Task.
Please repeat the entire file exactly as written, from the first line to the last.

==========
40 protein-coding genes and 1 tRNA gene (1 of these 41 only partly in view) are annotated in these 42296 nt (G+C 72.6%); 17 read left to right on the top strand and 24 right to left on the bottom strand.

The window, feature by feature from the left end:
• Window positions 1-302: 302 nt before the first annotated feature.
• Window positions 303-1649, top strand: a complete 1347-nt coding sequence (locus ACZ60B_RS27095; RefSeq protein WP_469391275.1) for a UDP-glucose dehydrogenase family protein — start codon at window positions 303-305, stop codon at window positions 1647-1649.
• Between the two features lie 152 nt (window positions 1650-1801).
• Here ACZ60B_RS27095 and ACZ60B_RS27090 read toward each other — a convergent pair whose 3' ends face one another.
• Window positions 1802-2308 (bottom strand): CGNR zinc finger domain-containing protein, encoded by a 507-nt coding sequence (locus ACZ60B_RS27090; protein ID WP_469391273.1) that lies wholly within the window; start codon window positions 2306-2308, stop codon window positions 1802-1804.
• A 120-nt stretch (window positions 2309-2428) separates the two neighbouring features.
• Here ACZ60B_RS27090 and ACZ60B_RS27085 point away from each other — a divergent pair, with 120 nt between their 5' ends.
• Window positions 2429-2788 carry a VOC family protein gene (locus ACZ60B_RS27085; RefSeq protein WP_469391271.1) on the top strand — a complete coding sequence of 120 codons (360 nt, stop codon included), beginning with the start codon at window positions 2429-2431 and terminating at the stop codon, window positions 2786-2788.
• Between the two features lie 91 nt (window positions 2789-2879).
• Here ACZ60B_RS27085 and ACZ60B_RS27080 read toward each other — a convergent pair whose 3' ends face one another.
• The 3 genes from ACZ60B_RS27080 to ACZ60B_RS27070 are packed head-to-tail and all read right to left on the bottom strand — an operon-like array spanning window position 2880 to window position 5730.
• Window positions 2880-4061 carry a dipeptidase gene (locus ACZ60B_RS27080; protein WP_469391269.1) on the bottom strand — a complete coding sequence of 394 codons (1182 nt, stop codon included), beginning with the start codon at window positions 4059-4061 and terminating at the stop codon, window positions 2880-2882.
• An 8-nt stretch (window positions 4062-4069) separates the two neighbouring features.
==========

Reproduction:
40 protein-coding genes and 1 tRNA gene (1 of these 41 only partly in view) are annotated in these 42296 nt (G+C 72.6%); 17 read left to right on the top strand and 24 right to left on the bottom strand.

The window, feature by feature from the left end:
• Window positions 1-302: 302 nt before the first annotated feature.
• Window positions 303-1649, top strand: a complete 1347-nt coding sequence (locus ACZ60B_RS27095; RefSeq protein WP_469391275.1) for a UDP-glucose dehydrogenase family protein — start codon at window positions 303-305, stop codon at window positions 1647-1649.
• Between the two features lie 152 nt (window positions 1650-1801).
• Here ACZ60B_RS27095 and ACZ60B_RS27090 read toward each other — a convergent pair whose 3' ends face one another.
• Window positions 1802-2308 (bottom strand): CGNR zinc finger domain-containing protein, encoded by a 507-nt coding sequence (locus ACZ60B_RS27090; protein ID WP_469391273.1) that lies wholly within the window; start codon window positions 2306-2308, stop codon window positions 1802-1804.
• A 120-nt stretch (window positions 2309-2428) separates the two neighbouring features.
• Here ACZ60B_RS27090 and ACZ60B_RS27085 point away from each other — a divergent pair, with 120 nt between their 5' ends.
• Window positions 2429-2788 carry a VOC family protein gene (locus ACZ60B_RS27085; RefSeq protein WP_469391271.1) on the top strand — a complete coding sequence of 120 codons (360 nt, stop codon included), beginning with the start codon at window positions 2429-2431 and terminating at the stop codon, window positions 2786-2788.
• Between the two features lie 91 nt (window positions 2789-2879).
• Here ACZ60B_RS27085 and ACZ60B_RS27080 read toward each other — a convergent pair whose 3' ends face one another.
• The 3 genes from ACZ60B_RS27080 to ACZ60B_RS27070 are packed head-to-tail and all read right to left on the bottom strand — an operon-like array spanning window position 2880 to window position 5730.
• Window positions 2880-4061 carry a dipeptidase gene (locus ACZ60B_RS27080; protein WP_469391269.1) on the bottom strand — a complete coding sequence of 394 codons (1182 nt, stop codon included), beginning with the start codon at window positions 4059-4061 and terminating at the stop codon, window positions 2880-2882.
• An 8-nt stretch (window positions 4062-4069) separates the two neighbouring features.